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Management and Organizational Studies 1023A/B Chapter Notes -Honda Nsx, Underwriting, Commodity Futures Trading Commission


Department
Management and Organizational Studies
Course Code
MOS 1023A/B
Professor
Maria Ferraro

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Chapter 1: The Purpose and Use of Financial Statements
Accounting Matters
Accounting is the information system that identifies and records the economic
events of an organization, and then communicates them to a wide variety of interest
users.
Marketing offers a good example of how having an understanding of the basics of
accounting; marketing managers must also be able to decide on pricing strategies
based on costs.
Users and Uses of Accounting
Internal users of accounting information plan, organize, and run companies. They
work for the company.
Users need detailed accounting information on a timely basis; be available when it is
needed.
Investors and creditors are the main external users of accounting information;
others include: customers, taxing authorizes, regulatory agencies, economic
planners.
Ethical Behaviour
Ethics in accounting is of the utmost importance to accountants and decision-
makers who rely on the financial information they produce.
Forms of Business Organization
Proprietorship:
o Simple to set up; gives you control over the business; only relatively small
amount of money is needed to start; owner receives all profit, loses, and is
personally liable for all debt.
Partnership:
o Formed because one person does not have enough resources to initiate or
expand a business; partners bring unique skills to the partnership; unlimited
liability for all debts of the partnership; some can be formed with limited
liability with partners.
Corporations:
o You receive shares to indicate your ownership claim; investing relatively
small amounts of money.
o Factors that need to be considered when deciding which organizational form
to choose; legal liability and income taxes.
o Proprietors and partners pay personal income tax on their respective share
of the profits, while corporations pay income taxes as separate legal entities
on any corporate profits.
o Private corporations do not issue publicly traded shares; these companies
almost never distribute their financial statements publicly.
Business Activities
Financing Activities:
o Two ways to make money; (1) borrow money, (2) issuing/selling shares.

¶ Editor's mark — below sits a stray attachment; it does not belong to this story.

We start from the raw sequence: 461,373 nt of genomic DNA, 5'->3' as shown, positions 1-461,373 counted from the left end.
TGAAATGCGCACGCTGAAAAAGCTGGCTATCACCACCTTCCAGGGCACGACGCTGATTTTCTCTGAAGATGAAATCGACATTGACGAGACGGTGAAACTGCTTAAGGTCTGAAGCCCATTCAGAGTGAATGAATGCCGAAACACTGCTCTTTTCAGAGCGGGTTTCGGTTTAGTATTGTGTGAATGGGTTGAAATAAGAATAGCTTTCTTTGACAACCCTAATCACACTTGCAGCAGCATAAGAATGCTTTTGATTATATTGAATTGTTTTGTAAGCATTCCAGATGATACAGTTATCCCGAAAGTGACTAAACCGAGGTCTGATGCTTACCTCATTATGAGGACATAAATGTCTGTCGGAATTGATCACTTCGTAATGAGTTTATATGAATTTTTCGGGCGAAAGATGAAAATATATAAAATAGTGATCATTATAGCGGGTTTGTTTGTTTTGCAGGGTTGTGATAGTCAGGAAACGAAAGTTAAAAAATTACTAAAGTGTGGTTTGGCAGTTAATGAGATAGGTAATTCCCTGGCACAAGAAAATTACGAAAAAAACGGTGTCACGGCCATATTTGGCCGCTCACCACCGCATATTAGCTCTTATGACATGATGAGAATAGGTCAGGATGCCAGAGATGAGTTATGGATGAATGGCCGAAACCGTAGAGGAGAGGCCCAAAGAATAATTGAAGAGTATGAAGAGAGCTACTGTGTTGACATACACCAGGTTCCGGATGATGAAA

o Amounts owed to creditors are called liabilities.
o Funds taken from a line of credit owed to a bank is called bank indebtedness.

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o Short-term or long-term notes payable can apply to debt (i.e. mortgage,
lease, car etc.)
o Common shares in the term used to describe the amount paid by investors
for shares of ownership in a company.
o If you loan money to a company, you are their creditors; the law requires
that creditor claims be paid before shareholder claims.
o Companies pay shareholders a return on their investment on a regular basis,
as long as there is enough cash to cover required payments to creditors.
o Borrowing cash from lenders by issuing debt, or conversely, using cash to
repay debt; cash can be raised from issuing shares, or paid to shareholders
by distributing dividends.
Investing Activities
o Assets are resources that a company owns; assets are capable of short-term
of long-term lives; investments are short-term and long-term.
o Purchasing and disposing of long-lived assets such as property, plant, and
equipment and short-term or long-term investments.
Operating Activities
o Most of a company’s long-lived assets are purchased through investment
activities, assets with shorter lives result from operating activities.
o Amounts earned from sales of goods and services are called revenues;
revenues increase economic resources; an increase in an asset or a decrease
in a liability.
o Sources of revenue that are common to many businesses are sales revenue,
service revenue, and interest revenue.
o The right to receive money in the future is called accounts receivable; result
in future benefit.
o Other examples include: income tax receivable.
o Items that are held for future sale to customers result in an asset called
inventory; the cost of inventory sold is an expense called cost of goods sold.